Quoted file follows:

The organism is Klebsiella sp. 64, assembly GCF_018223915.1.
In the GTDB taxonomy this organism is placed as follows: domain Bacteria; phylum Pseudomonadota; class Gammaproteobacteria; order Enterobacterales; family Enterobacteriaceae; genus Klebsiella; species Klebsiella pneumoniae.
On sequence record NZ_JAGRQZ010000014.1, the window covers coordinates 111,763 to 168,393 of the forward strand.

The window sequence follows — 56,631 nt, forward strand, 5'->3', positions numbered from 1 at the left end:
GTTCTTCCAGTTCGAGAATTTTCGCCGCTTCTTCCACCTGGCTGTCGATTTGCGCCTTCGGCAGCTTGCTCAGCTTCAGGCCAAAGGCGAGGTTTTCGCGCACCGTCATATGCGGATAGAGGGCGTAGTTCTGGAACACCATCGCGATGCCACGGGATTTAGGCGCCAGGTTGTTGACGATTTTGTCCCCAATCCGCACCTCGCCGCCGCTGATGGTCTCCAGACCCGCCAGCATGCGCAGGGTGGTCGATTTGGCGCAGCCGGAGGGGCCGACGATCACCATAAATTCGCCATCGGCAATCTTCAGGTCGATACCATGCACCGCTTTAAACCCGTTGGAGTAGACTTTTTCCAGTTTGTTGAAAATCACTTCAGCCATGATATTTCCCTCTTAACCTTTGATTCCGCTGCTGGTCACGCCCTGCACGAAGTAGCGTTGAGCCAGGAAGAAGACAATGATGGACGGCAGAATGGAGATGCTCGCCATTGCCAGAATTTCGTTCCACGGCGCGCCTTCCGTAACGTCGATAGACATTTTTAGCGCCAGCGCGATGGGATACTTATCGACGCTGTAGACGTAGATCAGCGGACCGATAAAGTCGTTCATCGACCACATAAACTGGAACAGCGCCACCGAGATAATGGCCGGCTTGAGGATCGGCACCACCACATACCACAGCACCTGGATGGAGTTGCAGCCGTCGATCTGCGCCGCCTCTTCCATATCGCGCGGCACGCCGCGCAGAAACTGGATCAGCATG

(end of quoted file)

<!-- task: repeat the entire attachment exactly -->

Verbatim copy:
The organism is Klebsiella sp. 64, assembly GCF_018223915.1.
In the GTDB taxonomy this organism is placed as follows: domain Bacteria; phylum Pseudomonadota; class Gammaproteobacteria; order Enterobacterales; family Enterobacteriaceae; genus Klebsiella; species Klebsiella pneumoniae.
On sequence record NZ_JAGRQZ010000014.1, the window covers coordinates 111,763 to 168,393 of the forward strand.

The window sequence follows — 56,631 nt, forward strand, 5'->3', positions numbered from 1 at the left end:
GTTCTTCCAGTTCGAGAATTTTCGCCGCTTCTTCCACCTGGCTGTCGATTTGCGCCTTCGGCAGCTTGCTCAGCTTCAGGCCAAAGGCGAGGTTTTCGCGCACCGTCATATGCGGATAGAGGGCGTAGTTCTGGAACACCATCGCGATGCCACGGGATTTAGGCGCCAGGTTGTTGACGATTTTGTCCCCAATCCGCACCTCGCCGCCGCTGATGGTCTCCAGACCCGCCAGCATGCGCAGGGTGGTCGATTTGGCGCAGCCGGAGGGGCCGACGATCACCATAAATTCGCCATCGGCAATCTTCAGGTCGATACCATGCACCGCTTTAAACCCGTTGGAGTAGACTTTTTCCAGTTTGTTGAAAATCACTTCAGCCATGATATTTCCCTCTTAACCTTTGATTCCGCTGCTGGTCACGCCCTGCACGAAGTAGCGTTGAGCCAGGAAGAAGACAATGATGGACGGCAGAATGGAGATGCTCGCCATTGCCAGAATTTCGTTCCACGGCGCGCCTTCCGTAACGTCGATAGACATTTTTAGCGCCAGCGCGATGGGATACTTATCGACGCTGTAGACGTAGATCAGCGGACCGATAAAGTCGTTCATCGACCACATAAACTGGAACAGCGCCACCGAGATAATGGCCGGCTTGAGGATCGGCACCACCACATACCACAGCACCTGGATGGAGTTGCAGCCGTCGATCTGCGCCGCCTCTTCCATATCGCGCGGCACGCCGCGCAGAAACTGGATCAGCATG